British Columbia Mine Reclamation Symposium

Application of SWOT-C analysis and state-and-transition modeling to the design of reclamation plans for… Smyth, C. R.; Krebs, V. 2019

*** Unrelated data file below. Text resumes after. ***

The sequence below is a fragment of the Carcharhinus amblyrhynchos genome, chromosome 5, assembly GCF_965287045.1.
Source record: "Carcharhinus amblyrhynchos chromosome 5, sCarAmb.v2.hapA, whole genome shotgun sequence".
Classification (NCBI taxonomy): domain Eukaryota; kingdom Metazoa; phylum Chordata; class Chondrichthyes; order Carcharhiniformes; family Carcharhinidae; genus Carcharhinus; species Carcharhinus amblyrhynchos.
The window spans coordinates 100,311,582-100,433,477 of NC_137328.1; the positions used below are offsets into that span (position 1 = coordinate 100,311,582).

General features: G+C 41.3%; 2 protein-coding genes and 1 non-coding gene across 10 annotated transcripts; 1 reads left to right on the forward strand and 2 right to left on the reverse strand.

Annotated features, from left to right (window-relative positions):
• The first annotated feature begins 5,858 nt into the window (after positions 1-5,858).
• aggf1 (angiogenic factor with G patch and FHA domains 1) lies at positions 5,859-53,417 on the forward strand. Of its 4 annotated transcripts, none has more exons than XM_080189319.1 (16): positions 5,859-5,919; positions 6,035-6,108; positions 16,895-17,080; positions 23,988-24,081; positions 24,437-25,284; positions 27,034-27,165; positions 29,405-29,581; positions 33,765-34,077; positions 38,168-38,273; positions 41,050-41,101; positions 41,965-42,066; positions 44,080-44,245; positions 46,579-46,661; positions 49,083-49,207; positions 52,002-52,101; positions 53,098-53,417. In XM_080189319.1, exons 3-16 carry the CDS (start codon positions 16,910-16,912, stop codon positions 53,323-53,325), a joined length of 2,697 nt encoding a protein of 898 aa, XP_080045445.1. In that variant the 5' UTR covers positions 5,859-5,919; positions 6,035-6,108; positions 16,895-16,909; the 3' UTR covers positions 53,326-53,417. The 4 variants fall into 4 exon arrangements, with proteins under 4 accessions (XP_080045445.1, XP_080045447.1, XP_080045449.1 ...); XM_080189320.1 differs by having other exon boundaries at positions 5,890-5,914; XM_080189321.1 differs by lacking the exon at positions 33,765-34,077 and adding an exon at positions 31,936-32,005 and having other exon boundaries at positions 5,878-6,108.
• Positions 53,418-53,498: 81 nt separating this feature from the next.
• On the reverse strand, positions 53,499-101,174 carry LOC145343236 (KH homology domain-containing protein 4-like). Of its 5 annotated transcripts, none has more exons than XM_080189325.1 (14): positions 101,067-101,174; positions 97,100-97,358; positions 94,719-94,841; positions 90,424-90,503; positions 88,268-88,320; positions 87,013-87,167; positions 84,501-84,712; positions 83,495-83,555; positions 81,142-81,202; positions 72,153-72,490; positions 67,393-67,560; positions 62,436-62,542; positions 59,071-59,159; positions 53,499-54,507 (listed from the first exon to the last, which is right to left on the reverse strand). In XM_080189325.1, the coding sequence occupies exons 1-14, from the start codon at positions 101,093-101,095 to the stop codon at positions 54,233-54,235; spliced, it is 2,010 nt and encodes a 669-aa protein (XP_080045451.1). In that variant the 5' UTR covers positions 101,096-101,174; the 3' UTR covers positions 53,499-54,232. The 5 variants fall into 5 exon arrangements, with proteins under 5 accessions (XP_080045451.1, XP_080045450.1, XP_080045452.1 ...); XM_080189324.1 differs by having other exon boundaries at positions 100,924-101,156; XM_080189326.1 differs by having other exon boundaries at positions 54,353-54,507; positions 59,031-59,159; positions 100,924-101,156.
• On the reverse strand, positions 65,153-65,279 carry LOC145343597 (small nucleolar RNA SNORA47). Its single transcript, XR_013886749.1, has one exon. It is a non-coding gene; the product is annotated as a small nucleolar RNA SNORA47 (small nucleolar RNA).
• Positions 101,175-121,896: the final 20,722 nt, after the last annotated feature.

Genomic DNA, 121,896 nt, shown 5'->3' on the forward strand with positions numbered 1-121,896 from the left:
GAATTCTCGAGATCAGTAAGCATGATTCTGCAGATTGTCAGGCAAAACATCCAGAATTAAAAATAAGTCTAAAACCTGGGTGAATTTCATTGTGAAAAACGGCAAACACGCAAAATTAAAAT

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APPLICATION OF SWOT - C ANALYSIS AND STATE-AND-TRANSITION MODELING TO THE DESIGN OF RECLAMATION PLANS FOR ABANDONED OR OPERATING MINES IN BRITISH COLUMBIA   C.R. Smyth, Ph.D., R.P.Bio., P.Biol., CERP. V. Krebs, M.Sc.   Integral Ecology Group, 4290 Wheatley Road, Duncan, British Columbia, V9L 6H1, 250-701-0600.  ABSTRACT  SWOT - C (Strengths, Weaknesses, Opportunities, Threats, and Constraints) analysis is a structured planning method that evaluates the important elements of an ecologically-based project and provides a framework for organizing data collection and synthesizing available information. In terms of ecological restoration, strengths are factors such as remnant patches of undisturbed vegetation that can be considered assets. Weaknesses are deficiencies or stressors such as erosion, sedimentation, and contamination that can cause problems. Opportunities are important factors for the practitioner to restore ecosystem structure and function. Threats are undesirable issues, challenges, or trends that may cause further ecosystem degradation. Constraints are environmental, cultural, and socioeconomic limitations.  State-and-transition models (STMs) are compartment diagrams and associated narratives that can be used to describe changes in ecosystem properties (i.e., composition, structure, and function) and the mechanisms by which a developing ecosystem transitions from one developmental state to another. The narratives and diagrams can be generated using (1) historical information, (2) local and professional knowledge, (3) general ecological knowledge, and (4) relevant monitoring or experimental data.  These tools when combined can yield effective, holistic, and ecologically based mine reclamation plans.  KEYWORDS  Reclamation planning, SWOT - C analysis, state-and-transition model narratives, succession, adaptive management   INTRODUCTION  Planning is an essential component of successful reclamation. Activities related to reclamation and closure planning typically include (1) preparation of detailed drawings of the disturbed landscape, (2) compilation of baseline information, (3) discussions with regulators and stakeholders on end land use objectives, (4) design of supporting research programs, and (5) preparation of budgets and schedules (Tripathi et al. 2016).  The following is a methods paper that describes two tools that can be used in reclamation planning. Strengths, Weaknesses, Opportunities, Threats, and Constraints (SWOT - C) focusses on a structured information-gathering checklist approach to planning while state-and-transition modeling (STM) addresses ecosystem development/reassembly (i.e., abiotic – biotic interactions and mechanisms of recovery). Both tools can be used in the design, implementation, monitoring, and adaptive management of mine reclamation.  BACKGROUND  Ecological reclamation relies on the autogenic (self-sustaining) capabilities of ecosystems (Bradshaw 2000, Cooke and Johnson 2002). Reclamation activities can be categorized as either (1) construction and installation strategies (site preparation and revegetation) or (2) management strategies. Management-based activities are implemented to reinitiate autogenic ecological processes that are absent due to on-site stressors, such as altered topography, soil loss/removal, and substrate contamination. Construction and installation activities create the habitat template for subsequent ecosystem recovery and require both planned and as-built documentation. Following completion of site preparation and revegetation, a period of maintenance and monitoring ensures persistence of the developing ecosystems. Management strategies generally involve changes in present and past management practices and the use of a variety of management techniques (e.g., herbivory and exotic species control and application of fire). Construction and installation techniques (e.g., landform modification, soil/substrate manipulation, addition of structural elements, and revegetation) tend to be more resource intensive than are management activities.  The foundation of a reclamation project is established during the planning phase. The goals and objectives set during this stage form the basis for subsequent decisions, starting with reclamation design strategies, design approach, plant materials, and the construction and installation schedule. The process of coordinating with stakeholders and obtaining consensus among stakeholders (e.g., regulatory agencies, First Nations, and general public) is essential to the project development process. Once a plan has been established, a more thorough site analysis, such as SWOT - C, should be undertaken (Figure 1). The SWOT - C analysis can be used to refine goals and objectives by examining factors that can influence the outcome of the reclamation effort and ensure appropriate mitigation is applied (e.g., for acid rock drainage). The STM narrative can then be used in the development of the reclamation plan.  Reclamation plans require the delineation of reclamation planning units and the development of reclamation prescriptions. SWOT - C and STM can be used to develop reclamation prescriptions and to evaluate ‘ecosystem recovery conjectures’ or ‘reclamation working hypotheses.’ A working hypothesis is also beneficial in developing monitoring programs and anticipating adaptive management strategies.  Fundamentally, mine reclamation and closure have the following objectives:  • structures have been removed and any remaining are physically stable; • contaminant release, where present, is reduced and does not result in unacceptable exposure to surrounding receptors; • hazards to public, workers, and wildlife are minimized; • landscape performance goals and regulatory requirements are addressed; • ecological conditions (i.e., terrestrial, aquatic, and atmospheric) have been reclaimed, and a self-sustaining ecosystem is developing and satisfies end-land-use objectives; • visual (aesthetics) considerations; • socio-economic expectations (adverse conditions minimized, socio-economic benefits maximized); and • long-term monitoring and maintenance (adaptive management) following reclamation activities and comparison of the performance prediction relative to objectives.  Figure 1. Reclamation planning flowchart   Developing a reclamation plan that includes the design elements listed above should use the following steps described by Tongway and Ludwig (2011):  Step 1 – Set goals, Step 2 – Define the problem(s), Steps 3 and 4 – Design solutions and applying technologies, and Step 5 – Monitor and assess trends.  Unacceptable ecosystem recovery trajectories/problems identified as an adaptive learning feedback loop require reworking of solutions:  Step 1 – Reset existing or revise goals, Step 2 – Redefine the problem(s), Steps 3 and 4 – Redesign solutions and apply technologies, and Step 5 – Continue to monitor and reassess trends.  INFORMATION REQUIREMENTS  Typically, information is collected prior to the completion of a SWOT - C analysis and the preparation of a STM narrative. In the absence of site-specific empirical data, site-assessment information for SWOT - C analyses and STM narratives can be generated from species and community literature.  Two types of publicly available information sources exist to prepare SWOT - C analyses and STM models in addition to experimental and site-specific site assessments: 1. Non-spatial resources – British Columbia MINFILE mineral inventory reports, reclamation guidance documents (Tripathi et al. 2016), British Columbia site field guides (e.g., MacKillop and Ehman 2016), plant species reports and websites (e.g., Hardy BBT 1989, Burton and Burton 2003, FEIS 2019), seed suppliers (e.g., Premier Pacific Seeds 2019), and climate (ClimateWNA) data (Wang et al. 2012). It is important to acknowledge that while provincial site classification guides can provide basic information, particularly with respect to end land use targets, their use needs to be supplemented by ecological succession and autecological literature that focus more on processes and mechanisms. 2. Spatial resources – BC Data catalogue (e.g., BC Watershed Atlas, BC Roads Atlas, Terrain Resource Inventory Mapping [TRIM], Soils Information Finder Tool [SIFT] Map Application, Surficial Geology Map Index, Terrestrial Ecosystem Mapping [TEM], Predictive Ecosystem Mapping [PEM], Broad Ecosystem Inventory [BEI], Vegetation Resource Inventory [VRI], Forest Tenure Managed Licenses Polygons, Historic Trails Areas, Archaeological Sites and Historic Places, and Wildlife Management Units) (BC 2019). Additional data include the Canadian Forest Service Earth Observation Sustainable Development (EOSD) and Google Earth spatial data.  SWOT - C ANALYSIS  SWOT - C analysis is an acronym for strengths, weaknesses, opportunities, threats, and constraints (Kumar and Rathore 2015) and is a structured planning method that evaluates the important elements of an ecological project (Rieger et al. 2014). Typically, a SWOT - C analysis involves a site assessment; however, it can also be performed as a desktop exercise or a combination of both activities. Qualifiers are placed on the confidence or reliability of the information used.  Data related to site conditions are available for most projects; however, misinterpretation of this data often leads to implementation of ineffective reclamation strategies. Using the SWOT - C analysis process ensures the collection of relevant data and proper interpretation. The assessment, which can be used to develop a reclamation plan, typically takes the form of a table with three columns, where data are organized by (1) factors, (2) SWOT-C categories, and (3) comments.    1. Factors: • General factors – e.g., political/regulatory considerations, historical context, resource constraints, history/archaeology, land use, wildlife, ownership, and ecosystem stressors; • Physical factors – e.g., landscape ecology, hydrology, hydrogeology, surface water volumes and quality, topography, slope and aspect, and soil physical and chemical properties, and contaminants; • Biological factors – e.g., succession, habitat structure and function, degree of degradation in composition, structure and function of ecosystems, and wildlife; and • Management factors – e.g., site preparation, substrate inputs, water management, buffering area (‘leave-strip’) requirements, access/access control, utilities required, and revegetation needs.  2. SWOT - C categories: • Strengths – strengths are factors such as remnant patches of native grassland or forests that positively influence reclamation; these are desirable assets that should be preserved and enhanced. • Weaknesses – weaknesses are deficiencies or stressors such as erosion, sedimentation, or adjacent areas that pose management problems (e.g., grazing leases). Weaknesses should also be categorized according to direct or indirect impacts and whether they require immediate or deferred attention. • Opportunities – opportunities are project specific and can be used to restore ecosystem functions and ecosystem services. These should be considered during site analysis. For example, remnant patches of suitable vegetation could be used to facilitate recovery. • Threats – site analysis should identify undesirable issues, challenges, or trends that may cause degradation of the reclamation site. These threats, analogous to what engineers might classify as a ‘failure mode’, should be classified according to the severity and probability of occurrence following a comprehensive site assessment. Critical areas of concern should be noted, and once identified, causal relationships should be explored and remediated. A risk analysis may be undertaken if there is uncertainty related to a specific threat. • Constraints – constraints represent environmental and socioeconomic limitations, such as: economic resources, human resources, time, stakeholder expectations, political issues, and biophysical factors.  STATE-AND-TRANSITION MODELING  STMs describe changes in ecosystem properties (i.e., composition, structure, and function) by characterizing ecosystem and the mechanisms by which a developing ecosystem transitions from one developmental state to another and have been used for mine-reclamation planning (Grant 2006, Frid and Daniels 2012). STMs consist of a diagram and narratives that describe ecosystem dynamics and supporting evidence for the causes of transitions between states (Stringham et al. 2003). STMs are developed using (1) historical information, (2) local and professional knowledge, (3) general ecological knowledge, and (4) relevant experimental data (Bestelmeyer et al. 2010).  The purpose of STMs in the planning context is to explore mechanisms (‘assembly rules’), track ecosystem recovery trajectories, and anticipate potential interventions. STMs are typically based on empirical data that quantitatively describe the states (typically described in terms of functional traits) and transition probabilities of developing ecosystems but can also be generated from literature. STMs are generally illustrated in the form of compartment models (Figure 2).  The development of STMs for mine reclamation implicitly acknowledges the following:  • there are multiple ecosystem parameters that influence succession and our understanding of ecosystem reassembly is imperfect (Luken 1990); • broadly categorized succession mechanisms (i.e., facilitation, inhibition, tolerance, random colonization, and stochastic) may change over time, and the changing nature of ecosystem development processes should be considered (Del Moral and Titus 2018); and • follow-up interventions (aftercare) are often required.  Both abiotic and biotic information sources are used in the development of a STM: • Abiotic factors include soil/overburden properties and volumes, landform alteration requirements, contaminant concentrations and their respective mobilities. Erosion and sediment control are primarily construction/installation considerations based on the above abiotic factors. • Biotic factors include plant ecophysiology (e.g., water relations and mineral nutrition), community ecology, plant symbiotic relationships, population ecology and genetics, reproductive ecology (i.e., asexual and sexual reproduction, pollination, seed set, seed dispersal, and germination ecology), seedling ecology, plant species interactions (e.g., competition, facilitation, mutualism), ‘natural’ recovery processes, plant-animal interactions, native species seed collection practices and plant propagation, plant establishment practices (e.g., direct seeding and nursery stock transplanting), spatial context of establishment practices, wildlife populations and habitat use. Reclaimed and reference-condition monitoring are construction/installation and management considerations that incorporate to varying degrees the biotic factors listed. Steps in Developing an STMs  Information derived from published research, interviews, and field-inventory data is used to develop the diagrams and narratives for each component of the STM for each reclamation planning unit. Bestelmeyer et al. (2010) identified a sequence of eight steps:  • Step 1. Define Plant Communities and States – Identify the states and plant communities of ecologically equivalent sites. In some cases, the plant communities may represent seres. • Step 2. Define States – Identify the conceptual basis for states and develop the basis for sorting plant communities according to grouping categories such as dominant species, functional groups, and/or surface soil conditions that control feedback mechanisms and ecological processes. • Step 2a. Reference State – Identify a reference state (or states) that represent historical or natural conditions including the range of natural variability. Within the reference state, the reference plant community should be identified as that which best exhibits the characteristics of the reference state or that is considered to be the most resilient community within the state. At-risk plant communities should be identified as they are the community most vulnerable to transition to an alternative stable state.     Figure 2. Generic State and Transition Model (STM) for a reclaimed mine  • Step 2b. Alternative States – Identify alternative states that can occupy ecologically equivalent sites. Similar to the reference state, alternative states may represent a group of plant communities comprising the range of variability within the state or may represent only a single community. Alternative states typically feature a distinct set of feedbacks and processes (Suding et al. 2003).  • Step 3. Narrative Description of Each State – Develop narratives that include (1) indicators of states, (2) feedbacks and ecological processes, and (3) management.  • Step 4. Plant Community Pathway Narratives – Community pathway narratives describe the mechanisms of change for plant communities within the same state where present. Once communities are grouped within states based on an understanding of shifts among phases, the specific causes of shifts among communities within a state (e.g., climate, management, disturbance, or changes in resource levels) should be described.  • Step 5. Transition Narratives – Transition narratives describe the mechanisms of change among states. In contrast to plant community pathways, transitions are associated with changing feedbacks and processes that subsequently limit the recovery of the previous state. Transition narratives and any gaps in understanding of process dynamics should be described.  • Step 6. Restoration Narratives – Restoration pathways describe the technologies, events, and conditions within alternative states (including susceptible plant communities) that can lead to recovery of the former state. Local knowledge linked with previous restoration efforts are valuable.  CASE STUDY  To illustrate the SWOT - C and STM tools described above, a historic underground mine with a small disturbance footprint located in the West Kootenays was selected as a case study.  SWOT - C  The Alpine Mine is a former underground mine that produced silver, lead, and zinc ore from 1938 to 1948. The property consists of 13 mineral claims and 15 Crown grants covering 2,602 hectares (ha). The property is located at the head of Sitkum Creek on Mount Cornfield, approximately 20 kilometers (km) north of Nelson, British Columbia. The focus of the case study is the old mine workings which is an area approximately 0.7 ha in size. A desktop-only SWOT - C analysis was performed for the Alpine Mine (Table 1) using online government and private sector resources readily available to the general public (Lacelle 1990, Mackillop and Ehman 2016, Giroux Consultants Limited and TerraLogix Exploration Incorporated 2018, BCMEMPR n.d.). While only a small underground historic mine, the high elevation of the site imposes environmental constraints in planning for reclamation. The ecosystems impacted by the disturbance are in the ESSFwcw-102 biological ecosystem classification (BEC) forested site series: krummholz (Sk), alpine meadow (Am), and rock outcrop (Ro) (MacKillop and Ehman 2016).  Table 1. Alpine Mine Reclamation Strengths, Weaknesses, Opportunities, Threats and Constraints (SWOT – C) Analysis Category SWOT - C Comments General Factors     Political considerations Constraint mine is adjacent to Kokanee Glacier Park, is located at the headwaters of two community watersheds, and is within the traditional territory of the Ktunaxa First Nation (indirect) Category SWOT - C Comments Historical context Opportunity underground silver, gold, lead, and zinc mine developed in 1939 with principal production between 1940-1941 with minor production between 1946-1948 and in 1988 (direct) Hazardous waste Strength no known hydrocarbon or contaminant spills (direct) Resource constraints Constraint stream flow, short construction season, avalanching (direct) Historical/archaeology Strength no recorded archaeological sites within 10 – 12 km radius (direct) Human use patterns Constraint recreation (indirect) Identify ecosystem stress points Weakness high elevation, short duration and low-temperature growing season, coarse textured soils (direct) Property ownership Opportunity Braveheart Resources Inc. (13 mineral claims and 15 Crown grants) (direct) General Constraints Constraint road access, availability of revegetation materials (direct) Prior rights Strength E. Harrop & Assoc., Alpine Gold Ltd., Hudson Bay Oil and Gas, Cove Energy Corp., Cominco Ltd. (indirect) Land use Opportunity recreation, community watershed (indirect) Physical Factors     Location Opportunity 22.5 km north-northeast of Nelson, BC (indirect) Mine site defined Opportunity roads and 1650 m of underground drifts, cross-cuts, raises, and adits (direct) Landscape ecology considerations Opportunity small disturbance with remnant patches of forest and shrub vegetation in close proximity that can be used to enhance off-site/on-site linkages (indirect) Climate Weakness short, low-temperature growing seasons, MAT = 0.4oC, MAP = 1546 mm (direct) Hydrology Strength project located at the headwaters of Sitkum Creek, Duhamel Creek, and Lemon Creek – seasonal flows (direct) Groundwater Opportunity natural springs feed creeks during low flow runoff (direct) Surface water Weakness surface water appears clean and free of debris and sedimentation (direct) Water quality Weakness low levels of metals in general but above BC Water Quality Guidelines for cadmium (direct) Topography Weakness steep, mountainous terrain (direct) Elevation Weakness high elevation (2044 – 2166 m) (direct) Slope and aspect Weakness/Strength south – southeast (direct) Soil / spoil Constraint not characterized – undisturbed soils vary in in depth and stoniness (likely colluvial veneers/blankets and Regosolic and Brunisolic soils) (direct) Soil testing Weakness physical and chemical characteristics not available (direct) Biological Factors Ecosystems Opportunity ESSFwcw BGC variant – rock outcrops (Ro), alpine meadow (Am), alpine heath (Ah), and forested 102 and 103 site series (direct) Successional patterns of existing vegetation Weakness natural disturbance type (NDT5), limited information on vegetation development anticipated to be slow (direct) Habitat values and features Strength remnant patches of vegetation are present that provide habitat currently and may be employed to assist in revegetation (indirect) Magnitude of degradation Opportunity roads, adits, mill site, and spoil – comparatively small surface disturbance footprint (direct) Category SWOT - C Comments Soil-plant-microbe Weakness unknown (direct) Pollinator networks Weakness unknown (direct) Wildlife resources Threat wide ranging carnivores (indirect) Construction and Installation / Management Grading Opportunity resloping, recontouring required for surface disturbances, and adits closed off (direct) Soil import/export Threat unknown soil resource potential (direct) Drainage/flood control Constraint sediment fencing may need to be installed depending on grading and contouring requirements (direct) Buffer requirements Strength potential timing window for equipment work due to wildlife species (direct) Revegetation Constraint unknown 'natural' revegetation potential, site-specific collection of plant materials necessary for revegetation (direct) Access/access control Constraint adits permanently closed, roads decommissioned, fencing around revegetation may be necessary (direct)  The parent materials for the regosolic and brunisolic soils consist of colluvium and decomposed bedrock, so overburden and/or cover soil materials will be stony and limited in volume. Placement of the cover soil materials will likely involve the strategic placement of the available cover soil resource. The absence of soil physical and chemical characterization for any surficial materials will necessitate soil sampling and analysis to best determine soil amendments and cover depths.  The revegetation goal is the reestablishment of native species dominated ecosystems; therefore, fertilizer formulations and application rates will need to be chosen carefully to accommodate the mineral nutrition of these species. Soils will likely be deficient in macronutrients.  The site is subjected to cold temperatures, frost, high snowpack, and a short growing season, all of which will limit vegetation recovery and productivity. The short growing season means that collection of plant materials (e.g., seed, seedling, and transplant sods), and revegetation establishment will take more than two growing seasons. Seeding will likely be best just before snowfall following site preparation, but transplant establishment may need to be undertaken, if necessary, just after snow melt.  A review of the provincial site guides indicates that there are several native herbaceous and woody species with known horticultural properties that could be established via direct seeding or seedling transplantation. The remnant patches of forest and shrub vegetation can be used as donor populations for plant ingress. A detailed site plan will need to be developed to fully design the spatial arrangement of revegetation activities.  STMs  Three STMs were developed for the site ecosystems: (1) krummholz/forest (Sk/102), (2) ‘alpine’ meadow (Am), and (3) rock outcrop (Ro) (Figure 3). The states described are primarily structural/functional categories (e.g., MI – mine, MZ – rubbly mine spoil, and RY – reclaimed mine) and could be refined with a detailed site inspection. The assumed successional trajectories (state transitions) will be dominated by facilitation and random colonization initially and later by a combination of the inhibition and tolerance mechanisms. The rate of change will likely be faster in more sheltered areas or on the cover soil ‘environmental resource’ patches.  Issues related to hydrology and water quality appear to be limited although protection of the stream/riparian areas below the surface operations will be necessary to prevent siltation effects during site preparation. No unique habitat features will need to be created for the wildlife species expected to use the reclaimed habitat. Online information sources indicated that there are no known archaeological signs, and the current land-use values are primarily recreation and watershed management which will be addressed through the reestablishment of native ecosystems.  Monitoring will need to be conducted for an extended period due to the short growing season at the site.                  Figure 3. Alpine Mine State and Transition Model (STM) diagram SUMMARY  SWOT-C analysis as a structured planning method and STM narratives as a description of the dynamics of ecosystem recovery, when combined, can be effective in developing ecologically based mine reclamation plans. These tools are used in an attempt to comprehensively document all potential factors influencing a mine reclamation program and to identify the mechanisms by which ecosystems recover following mining and their states or stages of development. STMs are also useful in developing an adaptive management frameworks and monitoring program. Data are typically collected prior to the completion of a SWOT-C analysis and the preparation of a STM. In the absence of site-specific empirical data, site assessment information for SWOT-C analyses and STM narratives can be generated from species and community literature.    REFERENCES  Bestelmeyer, B.T., K. Moseley, P.L. Shaver, H. Sanchez, D.D. Briske and M.E. Fernandez-Gimenez. 2010. Practical guidance for developing state-and-transition models. Rangelands, 32, 6, 23-30. Bradshaw, A. 2000. The use of natural processes in reclamation – advantages and difficulties. Landscape and Urban Planning, 51, 89-100. British Columbia Ministry of Energy, Mines and Petroleum Resources (BCMEMPR). n.d. Alpine Gold. Minfile Detail Report. British Columbia Geological Survey, Ministry of Energy, Mines and Petroleum Resources, Victoria. 3 pp. Burton, C.M. and P.J. Burton. 2003. A Manual for Growing and Using Seed from Herbaceous Plants Native to the Northern Interior of British Columbia. Symbios Research and Restoration, Smithers. 179 pp. Cooke, J.A. and M.S. Johnson. 2002. Ecological restoration of land with particular reference to the mining of metals and industrial minerals: A review of theory and practice. Environmental Review, 10: 41-71. Del Moral, R. and J.H. Titus. 2018. Primary succession on Mount St. Helens: determinism and alternate states. Ecological Responses at Mount St. Helens: Revisited 35 Years after the 1980 Eruption. C.M. Crisafulli and V.H. Dale, Editors. Springer Nature, New York. pp. 127-148. Fire Effects Information System (FEIS). 2019. Fire Effects Information System. United States Forest Service, Department of Agriculture, Washington DC. https://www.feis-crs.org/feis/ Frid, L. and C. Daniels. 2012. Developing a State-and-Transition Model in Support of Reclamation Planning. Final Report. Contract 2012-0005. Prepared for the Cumulative Environmental Management Association by Apex Resource Management Solutions Limited, Ottawa. 97 pp. Giroux Consultants Limited and TerraLogix Exploration Incorporated. 2018. NI 43-101 Technical Report for the Alpine Property British Columbia, Canada. Prepared for Braveheart Resources Incorporated by Giroux Consultants Limited and TerraLogix Exploration Incorporated, North Vancouver/Cranbrook.  84 pp. Grant, C.D. 2006. State-and-transition successional model for bauxite mining rehabilitation in the Jarrah forest of Western Australia. Restoration Ecology, 14, 1, 28-37. Hardy BBT Limited. 1989. Manual of Plant Species Suitability for Reclamation in Alberta. Second Edition. Alberta Land Conservation and Reclamation Council Report No. RRTAC 89-4. Queen’s Printer, Edmonton. 436 pp. Kumar, N.P, and I. Rathore. 2015. The need of mining industry – a SWOT analysis. International Research Journal of Earth Sciences, 3, 8, 32-36. Lacelle, L.E.H. 1990. Biophysical Resources of the East Kootenay Area: Soils. Wildlife Technical Monograph TM-1. Report No. 20. British Columbia Soil Survey. Habitat Inventory Section, Wildlife Branch, British Columbia Ministry of Environment, Victoria. 359 pp. Luken, J.O. 1990. Directing Ecological Succession. Chapman and Hall Publishers, London. 251 pp. MacKillop, D. and A.J. Ehman. 2016. Field Guide to Ecosystem Classification and Identification for Southeast British Columbia. The South-Central Columbia Mountains. Land Management Handbook 70. British Columbia Ministry of Forests, Lands and Natural Resource Operations, Kootenay-Boundary Region, Nelson. 491 pp. Premier Pacific Seeds. 2019. Product Guide. Premier Pacific Seeds Incorporated, Surrey. 20 pp. Province of British Columbia (BC). 2019. British Columbia Data Catalogue. https://catalogue.data.gov.bc.ca/dataset?download_audience=Public. Rieger, J., J. Stanley and R. Traynor. 2014. Project Planning and Management for Ecological Restoration. Island Press, Washington DC. 313 pp. Stringham, T.K., W.C. Krueger and P.L. Shaver. 2003. State and transition modeling: an ecological process approach. Journal of Range Management, 56, 106-113. Suding, K.N., K.L. Gross and G.R. Houseman. 2003. Alternative states and positive feedbacks in restoration ecology. Trends in Ecology and Evolution, 19, 1, 46-53. Tongway, D.J. and J.A. Ludwig. 2011. Restoring Disturbed Landscapes. Putting Principles into Practice. Island Press, Washington DC. 210 pp. Tripathi, N., R.S. Singh and C.D. Hills. 2016. Reclamation of Mine-Impacted Land for Ecosystem Recovery. John Wiley and Sons, Chichester. 201 pp. Wang, T., A. Haman, D.L. Spittlehouse, T.Q. Murdock. 2012. ClimateWNA – high resolution spatial climate data for western North America.  Journal of Applied Meteorology and Climatology, 51, 16-29.